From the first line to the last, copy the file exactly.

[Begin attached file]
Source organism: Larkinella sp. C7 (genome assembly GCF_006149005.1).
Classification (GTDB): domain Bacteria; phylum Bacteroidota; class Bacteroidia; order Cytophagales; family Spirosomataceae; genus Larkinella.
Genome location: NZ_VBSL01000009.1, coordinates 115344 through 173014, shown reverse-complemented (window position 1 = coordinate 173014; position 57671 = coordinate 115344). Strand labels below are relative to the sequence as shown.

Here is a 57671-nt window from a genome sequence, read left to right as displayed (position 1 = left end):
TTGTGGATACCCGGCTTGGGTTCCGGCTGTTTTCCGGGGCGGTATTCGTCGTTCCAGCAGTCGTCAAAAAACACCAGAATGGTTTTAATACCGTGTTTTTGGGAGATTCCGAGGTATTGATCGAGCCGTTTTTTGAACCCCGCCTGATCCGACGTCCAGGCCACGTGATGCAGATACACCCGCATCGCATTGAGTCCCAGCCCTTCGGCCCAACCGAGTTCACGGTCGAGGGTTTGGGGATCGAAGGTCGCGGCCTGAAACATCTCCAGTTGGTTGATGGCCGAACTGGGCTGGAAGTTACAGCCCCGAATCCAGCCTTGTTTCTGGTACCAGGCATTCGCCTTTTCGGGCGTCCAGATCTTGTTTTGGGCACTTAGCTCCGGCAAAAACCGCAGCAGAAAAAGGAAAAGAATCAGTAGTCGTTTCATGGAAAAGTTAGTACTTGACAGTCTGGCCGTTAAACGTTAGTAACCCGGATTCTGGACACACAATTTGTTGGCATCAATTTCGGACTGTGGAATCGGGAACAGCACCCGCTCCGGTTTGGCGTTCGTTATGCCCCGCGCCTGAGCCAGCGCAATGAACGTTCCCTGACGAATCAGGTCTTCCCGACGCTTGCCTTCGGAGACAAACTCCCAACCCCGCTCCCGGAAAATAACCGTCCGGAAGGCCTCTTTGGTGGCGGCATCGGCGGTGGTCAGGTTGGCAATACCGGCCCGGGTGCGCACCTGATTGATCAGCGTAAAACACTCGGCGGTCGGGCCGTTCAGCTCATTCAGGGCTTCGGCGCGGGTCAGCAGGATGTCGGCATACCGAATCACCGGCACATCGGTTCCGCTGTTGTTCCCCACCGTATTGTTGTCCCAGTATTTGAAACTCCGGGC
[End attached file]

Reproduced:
Source organism: Larkinella sp. C7 (genome assembly GCF_006149005.1).
Classification (GTDB): domain Bacteria; phylum Bacteroidota; class Bacteroidia; order Cytophagales; family Spirosomataceae; genus Larkinella.
Genome location: NZ_VBSL01000009.1, coordinates 115344 through 173014, shown reverse-complemented (window position 1 = coordinate 173014; position 57671 = coordinate 115344). Strand labels below are relative to the sequence as shown.

Here is a 57671-nt window from a genome sequence, read left to right as displayed (position 1 = left end):
TTGTGGATACCCGGCTTGGGTTCCGGCTGTTTTCCGGGGCGGTATTCGTCGTTCCAGCAGTCGTCAAAAAACACCAGAATGGTTTTAATACCGTGTTTTTGGGAGATTCCGAGGTATTGATCGAGCCGTTTTTTGAACCCCGCCTGATCCGACGTCCAGGCCACGTGATGCAGATACACCCGCATCGCATTGAGTCCCAGCCCTTCGGCCCAACCGAGTTCACGGTCGAGGGTTTGGGGATCGAAGGTCGCGGCCTGAAACATCTCCAGTTGGTTGATGGCCGAACTGGGCTGGAAGTTACAGCCCCGAATCCAGCCTTGTTTCTGGTACCAGGCATTCGCCTTTTCGGGCGTCCAGATCTTGTTTTGGGCACTTAGCTCCGGCAAAAACCGCAGCAGAAAAAGGAAAAGAATCAGTAGTCGTTTCATGGAAAAGTTAGTACTTGACAGTCTGGCCGTTAAACGTTAGTAACCCGGATTCTGGACACACAATTTGTTGGCATCAATTTCGGACTGTGGAATCGGGAACAGCACCCGCTCCGGTTTGGCGTTCGTTATGCCCCGCGCCTGAGCCAGCGCAATGAACGTTCCCTGACGAATCAGGTCTTCCCGACGCTTGCCTTCGGAGACAAACTCCCAACCCCGCTCCCGGAAAATAACCGTCCGGAAGGCCTCTTTGGTGGCGGCATCGGCGGTGGTCAGGTTGGCAATACCGGCCCGGGTGCGCACCTGATTGATCAGCGTAAAACACTCGGCGGTCGGGCCGTTCAGCTCATTCAGGGCTTCGGCGCGGGTCAGCAGGATGTCGGCATACCGAATCACCGGCACATCGGTTCCGCTGTTGTTCCCCACCGTATTGTTGTCCCAGTATTTGAAACTCCGGGC